How to accept a compliment graciously

How to Accept a Compliment Graciously

A customer or colleague comes up to you and says, “That was wonderful, you did an amazing job.”  How do you respond? If you’re like most people, you struggle a bit with how to accept a compliment.

This is a skill that’s more important than most people realize — particularly since the two most common strategies people use when they receive a compliment are also among the worst.

How NOT to accept a compliment

There’s the cocky approach:

Cindy: “You did a great job on that, Stan.”

Stan: “Yeah, I know. I really am great, aren’t I?”

And then there’s the false modesty strategy:

Cindy: “You did a really nice job on that, Stan.”

Stan: “Aw, I really didn’t do much at all…”

Neither of these responses are productive, nor do they do anything to create a bond between you and the other person.

The best advice I've ever received

Early in my speaking career, I was fortunate enough to be part of a large event that included the legendary Zig Ziglar. I was speaking at the award luncheon, and he was speaking at the closing ceremony.

My keynote went well, and when it was over, a number of people came up to thank me for the inspiration. Having a traditional Canadian upbringing, I defaulted to the latter of the two poor strategies mentioned above, and responded with cringe-worthy things like, “Aw, I wish I could have done better.”

The last person who approached me was was Zig himself. (Confession: I’d never been more nervous in my life. I had always admired him, and suddenly felt like a teenage girl at a Justin Bieber concert).

Nothing is more powerful than a simple, unqualified, "Thank you."

He congratulated me on a job well done, then put his hand on my shoulder and asked if he could give me some advice. It was this (paraphrased):

“Think about how much courage it takes for someone to come up here and say those things to you. Think about how vulnerable they have made themselves by letting you know how much you’ve impacted them.

“When you dismiss their compliments – or worse – mock them, you make people feel silly for having made the effort. Don’t ever do that. The most powerful thing you can ever say is a simple, unqualified, “Thank you.””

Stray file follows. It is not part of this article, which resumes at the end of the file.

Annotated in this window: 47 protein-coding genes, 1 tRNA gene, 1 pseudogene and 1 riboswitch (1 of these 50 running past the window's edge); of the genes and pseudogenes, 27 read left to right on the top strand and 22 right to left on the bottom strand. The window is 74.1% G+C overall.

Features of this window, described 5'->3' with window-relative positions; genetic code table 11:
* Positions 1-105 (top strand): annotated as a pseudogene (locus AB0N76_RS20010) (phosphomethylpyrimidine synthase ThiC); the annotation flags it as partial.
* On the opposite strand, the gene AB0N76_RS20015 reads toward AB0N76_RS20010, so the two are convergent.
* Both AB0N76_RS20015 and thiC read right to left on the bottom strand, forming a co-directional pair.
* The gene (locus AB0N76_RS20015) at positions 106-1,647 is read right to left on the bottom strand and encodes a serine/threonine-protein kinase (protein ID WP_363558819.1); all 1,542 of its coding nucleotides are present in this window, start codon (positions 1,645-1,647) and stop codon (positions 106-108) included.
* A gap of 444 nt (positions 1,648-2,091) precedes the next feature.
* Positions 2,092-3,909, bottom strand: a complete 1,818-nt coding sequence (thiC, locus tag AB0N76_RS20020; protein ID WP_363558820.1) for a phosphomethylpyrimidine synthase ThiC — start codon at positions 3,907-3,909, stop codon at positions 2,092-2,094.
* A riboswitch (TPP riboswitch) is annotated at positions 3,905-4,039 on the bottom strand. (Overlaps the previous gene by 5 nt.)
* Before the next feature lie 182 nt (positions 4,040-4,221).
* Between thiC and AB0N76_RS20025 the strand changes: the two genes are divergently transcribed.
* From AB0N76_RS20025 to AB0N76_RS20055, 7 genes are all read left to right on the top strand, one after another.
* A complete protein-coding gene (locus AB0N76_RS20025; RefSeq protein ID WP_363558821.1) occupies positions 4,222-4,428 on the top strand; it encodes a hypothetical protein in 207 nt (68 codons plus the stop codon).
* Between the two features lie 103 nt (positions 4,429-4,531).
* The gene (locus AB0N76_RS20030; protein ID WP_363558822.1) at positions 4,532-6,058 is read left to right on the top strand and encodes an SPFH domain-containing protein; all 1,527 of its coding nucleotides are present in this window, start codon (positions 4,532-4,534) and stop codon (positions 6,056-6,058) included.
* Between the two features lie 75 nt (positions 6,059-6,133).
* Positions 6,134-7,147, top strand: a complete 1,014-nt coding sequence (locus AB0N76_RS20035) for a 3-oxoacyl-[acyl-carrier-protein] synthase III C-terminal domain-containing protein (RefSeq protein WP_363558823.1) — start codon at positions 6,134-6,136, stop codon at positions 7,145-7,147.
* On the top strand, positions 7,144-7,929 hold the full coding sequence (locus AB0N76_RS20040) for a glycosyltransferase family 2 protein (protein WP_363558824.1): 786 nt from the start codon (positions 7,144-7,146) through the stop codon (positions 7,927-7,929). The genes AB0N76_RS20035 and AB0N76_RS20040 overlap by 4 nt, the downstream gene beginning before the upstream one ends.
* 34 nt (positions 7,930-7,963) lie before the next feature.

I took Mr. Ziglar’s words to heart, and he was, of  course, absolutely right. There really is only one appropriate way to accept a compliment, and that is with a genuine, sincere and simple “thank you.”

People will see you as both confident and gracious

 The next time someone gives you a compliment, whether it’s a customer, a colleague or a friend, try something like this:

Cindy: “You did a really great job on that, Stan.”

Stan: “Thank you Cindy, that means a lot to me.”

Short, sweet, to the point — and exactly what the complimenter wants to hear. Resist the temptation to expand or go into detail of your accomplishment. Just smile, say thank you, and move on. People will see you as both confident and gracious.

2 Responses

  1. Thank you for this article. I have struggled with this for years. When someone says thank you to me usually my response is either “not a problem” instead of “your welcome” (when doing a favor or extra work). Or after a workshop, when someone says thank you to me for the information or assistance, my response is “I do what I can” or “Well, I’m from the government and I here to help” (a comical “thank you for the compliment”). Compliments are always appreciated from participants or clients (or co-worker) but they are awkward especially since I was mainly doing my job. Maybe it is also a part of my INFJ personality… I like the thank you (feedback) but am also embarrassed by it.

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